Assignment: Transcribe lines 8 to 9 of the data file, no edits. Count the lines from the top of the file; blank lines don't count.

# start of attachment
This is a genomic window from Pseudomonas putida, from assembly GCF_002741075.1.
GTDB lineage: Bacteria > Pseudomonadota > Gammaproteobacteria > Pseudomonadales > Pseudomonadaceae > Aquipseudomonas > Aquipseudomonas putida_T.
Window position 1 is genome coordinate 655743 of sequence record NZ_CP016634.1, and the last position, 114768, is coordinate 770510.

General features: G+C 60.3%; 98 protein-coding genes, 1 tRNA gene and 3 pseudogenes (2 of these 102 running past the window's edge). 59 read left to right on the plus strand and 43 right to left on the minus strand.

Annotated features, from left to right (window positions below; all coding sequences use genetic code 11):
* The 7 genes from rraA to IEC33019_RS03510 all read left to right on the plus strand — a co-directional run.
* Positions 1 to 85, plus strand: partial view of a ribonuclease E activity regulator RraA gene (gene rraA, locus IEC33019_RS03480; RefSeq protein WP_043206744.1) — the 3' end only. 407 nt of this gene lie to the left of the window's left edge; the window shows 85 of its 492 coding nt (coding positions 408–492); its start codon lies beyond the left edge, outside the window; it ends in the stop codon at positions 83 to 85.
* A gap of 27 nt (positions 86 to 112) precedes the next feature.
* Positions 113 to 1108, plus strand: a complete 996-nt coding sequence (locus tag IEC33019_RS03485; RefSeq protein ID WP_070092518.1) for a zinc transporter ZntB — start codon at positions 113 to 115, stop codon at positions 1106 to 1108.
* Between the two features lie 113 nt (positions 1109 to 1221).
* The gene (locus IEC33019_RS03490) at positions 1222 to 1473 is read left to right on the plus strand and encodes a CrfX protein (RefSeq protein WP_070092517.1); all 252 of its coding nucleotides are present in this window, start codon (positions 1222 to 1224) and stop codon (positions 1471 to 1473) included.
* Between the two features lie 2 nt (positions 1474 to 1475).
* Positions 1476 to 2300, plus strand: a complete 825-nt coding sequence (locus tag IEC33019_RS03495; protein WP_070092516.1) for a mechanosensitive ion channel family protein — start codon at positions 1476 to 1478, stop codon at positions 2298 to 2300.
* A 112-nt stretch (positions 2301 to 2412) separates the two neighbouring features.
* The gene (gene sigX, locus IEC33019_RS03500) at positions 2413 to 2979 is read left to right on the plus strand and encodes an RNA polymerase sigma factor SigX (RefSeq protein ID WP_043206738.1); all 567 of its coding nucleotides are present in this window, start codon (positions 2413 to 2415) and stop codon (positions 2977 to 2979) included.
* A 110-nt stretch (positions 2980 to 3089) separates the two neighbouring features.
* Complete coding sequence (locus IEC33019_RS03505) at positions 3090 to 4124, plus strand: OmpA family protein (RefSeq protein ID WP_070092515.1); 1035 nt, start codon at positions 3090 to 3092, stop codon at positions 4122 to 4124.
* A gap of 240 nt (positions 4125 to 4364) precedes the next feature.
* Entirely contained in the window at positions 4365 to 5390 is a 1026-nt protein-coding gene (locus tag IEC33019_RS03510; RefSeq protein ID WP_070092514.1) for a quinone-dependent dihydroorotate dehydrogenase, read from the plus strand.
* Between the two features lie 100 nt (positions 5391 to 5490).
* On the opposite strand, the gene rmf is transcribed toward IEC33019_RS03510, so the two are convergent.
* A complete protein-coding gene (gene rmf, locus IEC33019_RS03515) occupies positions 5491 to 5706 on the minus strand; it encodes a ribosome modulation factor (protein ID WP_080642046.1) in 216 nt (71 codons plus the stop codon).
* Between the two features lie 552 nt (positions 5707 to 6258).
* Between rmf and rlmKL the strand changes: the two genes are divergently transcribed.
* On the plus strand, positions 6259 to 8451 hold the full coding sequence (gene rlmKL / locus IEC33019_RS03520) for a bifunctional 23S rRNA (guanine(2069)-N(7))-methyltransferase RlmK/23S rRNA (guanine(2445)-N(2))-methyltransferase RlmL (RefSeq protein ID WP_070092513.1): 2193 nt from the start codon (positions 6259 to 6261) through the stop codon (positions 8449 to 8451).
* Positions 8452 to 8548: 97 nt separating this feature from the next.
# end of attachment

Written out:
* A gap of 27 nt (positions 86 to 112) precedes the next feature.
* Positions 113 to 1108, plus strand: a complete 996-nt coding sequence (locus tag IEC33019_RS03485; RefSeq protein ID WP_070092518.1) for a zinc transporter ZntB — start codon at positions 113 to 115, stop codon at positions 1106 to 1108.